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Frank Latta Papers
YCN: 2003 (YOSE 115196)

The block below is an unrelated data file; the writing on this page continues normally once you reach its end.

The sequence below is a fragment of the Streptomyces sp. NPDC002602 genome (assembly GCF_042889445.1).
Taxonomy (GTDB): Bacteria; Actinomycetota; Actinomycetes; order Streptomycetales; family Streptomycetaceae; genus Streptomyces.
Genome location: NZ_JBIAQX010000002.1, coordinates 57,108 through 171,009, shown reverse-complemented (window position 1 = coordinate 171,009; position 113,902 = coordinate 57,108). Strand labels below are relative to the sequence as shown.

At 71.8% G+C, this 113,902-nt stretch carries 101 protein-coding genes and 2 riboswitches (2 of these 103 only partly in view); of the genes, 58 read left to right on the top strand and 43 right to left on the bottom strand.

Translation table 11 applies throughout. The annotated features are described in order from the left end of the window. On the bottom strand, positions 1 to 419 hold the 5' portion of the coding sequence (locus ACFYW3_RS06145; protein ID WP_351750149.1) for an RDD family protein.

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Latta's notes refer to Native Americans by their anglicized names but by their Indian names in his books. A cross-index is provided below to correlate the two. Indian and anglicized names appear especially in Latta's field notes but also figure prominently on the notes for photographs. This list is alphabetical by Indian name, using Latta's orthography, with anglicized name and tribe following, when known. Ah-kah-kih-nim Blind Molly [Lawrence], Wukchumne Yokuts Ah-shah'-co-lit Mary Garcia, Yokuts Cha-ahm-sah Dick Francisco, Koyeti Yokuts Chapulin Martin Estrada Es'-tik Lucy Dick, Entimbits Yokuts Hay'-cow Sam Osborne, Wuksache Yokuts Hih'-lah-loo Wilson Lewis, Patwin I'-chow Henry Icho, Wukchumne Yokuts Lah-wan-nil George Garcia, Tache Yokuts Las'-yeh Mrs. Dick Francisco, Bancalache Yokuts Law-naw'-see Joe Vera, from Tule River Lee'-mee Chris Brown, Miwok Loi-eh-yets Dan Williams, Koyeti Yokuts Low-hi Dick Sampson, from Dunlap Low-how-she Joe Wilcox, Yaudanche Yokuts Maht'-chah James Alta, from Tule River Nen'-wut Josephine Atwell, Wechikit Yokuts Oot-som'-yet Mrs. Nick Sisco, from Lemoore Pahmit William Wilson, Dumna Yokuts Pay'-mi Henry Johnson, Pe-loo'-nee Miwok Pohut Joe Pohut, Wukchumne Yokuts Sah-lee-mah-suh Jose Juan Olivas Sho-shin Susie Medley, Dumna Yokuts Sow-sut Rosa Domingo, Choinimnee Yokuts Taw-pin-naw Jim Tawpnaw, Wukchumne Yokuts Totuya Maria Lebrado, Miwok Wah'-cho Gervasio Pierre Lopez, Honoumne Yokuts Wah-hum'-chah Henry Lawrence, Yowlmaynee Yokuts Wah-nom'-kot Aida Icho, Wukchumne Yokuts Wah-sis'-cot Mary Tipp, Nutunutu Yokuts Wah-tuh-che Pete Barrios, Tache Yokuts Way'-sheem-let Minnie Wilcox, Wukchumne Yokuts Wee-ah'-lates Sam Garfield, Wukchumne Yokuts Wow'-ee-ll Ramon Enjinio Ya-a'-lut Mary Pohut, Wukchumne Yokuts Yah-wah'-cut Annie Jackson, Nutunutu Yokuts Yeh-see'-nut Mary Tipp, Nutunutu Yokuts Yoi'-mut Josie Alonzo, Chunut and Wowole Yokuts Yow-wis'-nut Julia Davis, Choinimnee Yokuts.